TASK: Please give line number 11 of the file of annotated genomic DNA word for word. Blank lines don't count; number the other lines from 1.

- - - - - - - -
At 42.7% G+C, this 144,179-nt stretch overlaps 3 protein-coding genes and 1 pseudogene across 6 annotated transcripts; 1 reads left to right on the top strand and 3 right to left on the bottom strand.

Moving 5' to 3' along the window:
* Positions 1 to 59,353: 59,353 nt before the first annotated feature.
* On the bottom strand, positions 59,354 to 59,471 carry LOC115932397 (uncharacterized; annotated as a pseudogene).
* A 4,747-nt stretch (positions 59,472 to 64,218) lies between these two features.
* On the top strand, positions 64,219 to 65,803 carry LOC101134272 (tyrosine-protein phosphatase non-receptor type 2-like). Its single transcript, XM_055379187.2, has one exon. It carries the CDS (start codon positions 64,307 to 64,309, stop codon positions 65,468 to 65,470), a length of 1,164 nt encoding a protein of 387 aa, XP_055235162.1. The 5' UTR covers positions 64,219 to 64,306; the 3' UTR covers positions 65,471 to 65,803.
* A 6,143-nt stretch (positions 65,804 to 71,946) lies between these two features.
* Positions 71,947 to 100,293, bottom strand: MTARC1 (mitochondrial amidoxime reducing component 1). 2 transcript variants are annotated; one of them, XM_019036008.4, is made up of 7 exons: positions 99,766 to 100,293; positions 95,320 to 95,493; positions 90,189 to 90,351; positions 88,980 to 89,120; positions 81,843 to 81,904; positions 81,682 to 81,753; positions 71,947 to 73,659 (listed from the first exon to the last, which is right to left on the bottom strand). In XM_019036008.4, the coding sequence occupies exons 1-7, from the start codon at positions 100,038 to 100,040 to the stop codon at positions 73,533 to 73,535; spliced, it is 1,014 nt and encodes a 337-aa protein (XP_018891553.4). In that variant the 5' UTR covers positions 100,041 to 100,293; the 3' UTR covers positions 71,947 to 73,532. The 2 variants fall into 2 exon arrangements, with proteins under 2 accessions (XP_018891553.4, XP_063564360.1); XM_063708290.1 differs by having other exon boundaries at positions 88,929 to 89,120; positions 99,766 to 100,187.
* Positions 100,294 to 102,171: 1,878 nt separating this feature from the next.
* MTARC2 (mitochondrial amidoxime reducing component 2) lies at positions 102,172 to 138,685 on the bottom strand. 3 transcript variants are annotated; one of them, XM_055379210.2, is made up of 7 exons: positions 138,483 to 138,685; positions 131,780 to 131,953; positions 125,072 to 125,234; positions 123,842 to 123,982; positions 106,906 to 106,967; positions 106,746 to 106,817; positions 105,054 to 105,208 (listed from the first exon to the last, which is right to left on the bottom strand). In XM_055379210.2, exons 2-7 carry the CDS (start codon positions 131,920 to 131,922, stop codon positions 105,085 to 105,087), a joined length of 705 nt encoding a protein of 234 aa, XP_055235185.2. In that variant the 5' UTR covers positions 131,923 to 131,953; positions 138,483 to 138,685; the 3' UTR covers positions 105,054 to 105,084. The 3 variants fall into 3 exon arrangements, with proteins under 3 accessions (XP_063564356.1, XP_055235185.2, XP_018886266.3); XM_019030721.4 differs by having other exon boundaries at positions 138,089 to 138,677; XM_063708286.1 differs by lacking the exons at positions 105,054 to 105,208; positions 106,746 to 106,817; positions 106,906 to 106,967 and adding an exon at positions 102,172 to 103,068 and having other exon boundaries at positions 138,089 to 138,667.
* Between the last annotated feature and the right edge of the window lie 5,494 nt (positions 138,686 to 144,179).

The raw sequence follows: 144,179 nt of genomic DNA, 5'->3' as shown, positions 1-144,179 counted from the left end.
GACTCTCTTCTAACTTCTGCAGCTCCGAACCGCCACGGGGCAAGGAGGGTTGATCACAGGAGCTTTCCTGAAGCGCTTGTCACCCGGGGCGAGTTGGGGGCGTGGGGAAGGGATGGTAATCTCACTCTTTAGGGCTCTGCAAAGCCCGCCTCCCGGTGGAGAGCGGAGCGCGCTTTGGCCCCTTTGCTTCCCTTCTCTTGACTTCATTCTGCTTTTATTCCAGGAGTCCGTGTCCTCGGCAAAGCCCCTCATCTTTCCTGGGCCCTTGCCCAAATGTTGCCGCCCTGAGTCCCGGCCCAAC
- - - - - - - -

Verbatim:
* Between the last annotated feature and the right edge of the window lie 5,494 nt (positions 138,686 to 144,179).